From childhood, Rahul Ramachandran had a special craze for vehicles. He stuck to his interests even during his college days too, studying automobiles in his graduation. But he never imagined all of this would translate into making miniature vehicles for his kids!
“Actually, I started to make these miniatures and crafts for my daughters. For their school projects, they would ask me to make different things for them. That’s how all it began,” talking to The Better India (TBI), Rahul says.
The 40-year-old vehicle supervisor at the Government Medical College in Kerala’s Kannur district added that it was during the lockdown that he turned ‘professional’ in making these miniatures. He says to TBI, “During the lockdown, I got more time to work on these miniatures, and that’s how I became a professional in it. I love vehicles. I have made buses the most. The other vehicles which I have in my collection are jeeps and lorries. I have also made instruments such as drums and a guitar,” added Rahul.
Interestingly, Rahul says he pursues this craft to ensure that the future generations remain aware of the types of vehicles that used to exist in the past.
“Most of the vehicles I make are not available now. I want my daughters and the coming generations to know that these vehicles were present among us years ago. That is the reason why I choose to make these vehicles. My favourite among the vehicles is the Gulf Motors bus. Every Keralite would know about that bus, as it is in a super hit movie. For many, it was unbelievable that I made that bus by just seeing the movie. I have seen the movie several times, just to make the miniature,” Rahul added.
Rahul makes these miniatures from materials easily available at home. “Anyone interested can definitely try something similar at home. There is no age barrier in learning new things,” says Rahul.
On a friend’s request, Rahul made miniature guitars for them. He added that he is happy to make such miniatures for others, but it will take some time to complete as he makes them only after his working hours. Rahul also says that he takes almost two to three weeks to complete one miniature.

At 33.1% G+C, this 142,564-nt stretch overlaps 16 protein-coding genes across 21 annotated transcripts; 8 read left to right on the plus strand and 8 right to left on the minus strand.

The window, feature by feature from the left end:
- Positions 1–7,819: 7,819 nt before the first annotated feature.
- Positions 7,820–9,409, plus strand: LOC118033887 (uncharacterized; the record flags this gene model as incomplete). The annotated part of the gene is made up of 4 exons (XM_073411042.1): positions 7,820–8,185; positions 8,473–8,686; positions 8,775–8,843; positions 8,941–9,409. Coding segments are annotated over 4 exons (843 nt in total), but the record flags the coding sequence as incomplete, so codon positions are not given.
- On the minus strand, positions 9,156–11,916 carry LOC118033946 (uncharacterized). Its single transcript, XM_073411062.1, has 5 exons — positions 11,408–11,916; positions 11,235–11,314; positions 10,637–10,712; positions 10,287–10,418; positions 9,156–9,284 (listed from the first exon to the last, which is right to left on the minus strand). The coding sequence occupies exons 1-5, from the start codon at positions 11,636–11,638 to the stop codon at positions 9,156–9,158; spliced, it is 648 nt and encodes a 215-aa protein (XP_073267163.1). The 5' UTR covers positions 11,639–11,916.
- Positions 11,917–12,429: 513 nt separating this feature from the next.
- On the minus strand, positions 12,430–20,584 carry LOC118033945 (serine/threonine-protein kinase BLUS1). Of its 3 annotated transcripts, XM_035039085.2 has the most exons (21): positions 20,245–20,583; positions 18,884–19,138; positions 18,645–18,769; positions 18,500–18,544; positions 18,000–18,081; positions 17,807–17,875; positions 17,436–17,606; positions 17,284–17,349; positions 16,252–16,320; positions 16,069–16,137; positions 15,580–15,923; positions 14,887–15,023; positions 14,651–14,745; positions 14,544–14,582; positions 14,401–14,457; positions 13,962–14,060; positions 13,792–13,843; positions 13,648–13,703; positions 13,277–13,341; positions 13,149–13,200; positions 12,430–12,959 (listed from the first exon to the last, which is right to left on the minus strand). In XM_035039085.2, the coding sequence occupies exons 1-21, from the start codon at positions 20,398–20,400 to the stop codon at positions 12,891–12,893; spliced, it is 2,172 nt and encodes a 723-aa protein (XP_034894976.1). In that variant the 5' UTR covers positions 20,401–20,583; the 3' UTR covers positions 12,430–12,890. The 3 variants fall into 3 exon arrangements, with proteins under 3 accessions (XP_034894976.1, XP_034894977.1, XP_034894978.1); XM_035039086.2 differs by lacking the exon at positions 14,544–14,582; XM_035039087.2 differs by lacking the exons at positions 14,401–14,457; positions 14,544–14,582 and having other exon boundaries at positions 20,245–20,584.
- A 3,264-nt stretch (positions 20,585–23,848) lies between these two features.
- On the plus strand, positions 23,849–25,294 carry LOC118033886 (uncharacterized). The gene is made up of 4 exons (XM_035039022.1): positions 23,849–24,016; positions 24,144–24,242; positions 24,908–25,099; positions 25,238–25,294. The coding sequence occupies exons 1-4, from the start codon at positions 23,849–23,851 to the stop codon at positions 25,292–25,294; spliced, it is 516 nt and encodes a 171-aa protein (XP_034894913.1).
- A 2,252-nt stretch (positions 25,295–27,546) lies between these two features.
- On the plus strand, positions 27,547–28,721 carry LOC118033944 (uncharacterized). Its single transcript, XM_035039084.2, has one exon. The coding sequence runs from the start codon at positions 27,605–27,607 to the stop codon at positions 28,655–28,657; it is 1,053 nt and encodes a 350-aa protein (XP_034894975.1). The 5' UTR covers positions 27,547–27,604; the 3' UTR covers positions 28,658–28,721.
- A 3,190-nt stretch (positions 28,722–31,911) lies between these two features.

It’s not just Rahul who makes such crafts at home. His sister Rethi Vijayan too makes them. Rethi mainly concentrates on bottle art, clay work, sculptures and drawings.
The story doesn’t end here. Rahul’s daughters Vaiga and Varada also have the same interest as their father. The 12-year-old and the 9-year-old also make crafts and miniatures. The siblings have made bottle arts, miniature houses, and other craftworks.
It should also be noted that their father did not give the kids any special classes on the crafts, but the duo watched how Rahul makes the miniatures and learned it by themselves.
9-year-old Vaiga said, “I saw how my father was making the miniatures and liked it, so I also tried myself making crafts. Now I know to make some crafts. At home, sister and I have made different crafts,” says Vaiga with a smile.
Seeing Rahul’s miniature works, a government school has also contacted him to teach students about miniature crafts. “Mostly next month I will be giving classes to students about the craftwork. I am also happy to share with the students how to make miniatures,” says Rahul.
(Edited by Vinayak Hegde)
We at The Better India want to showcase everything that is working in this country. By using the power of constructive journalism, we want to change India – one story at a time. If you read us, like us and want this positive movement to grow, then do consider supporting us via the following buttons.
Please read these FAQs before contributing.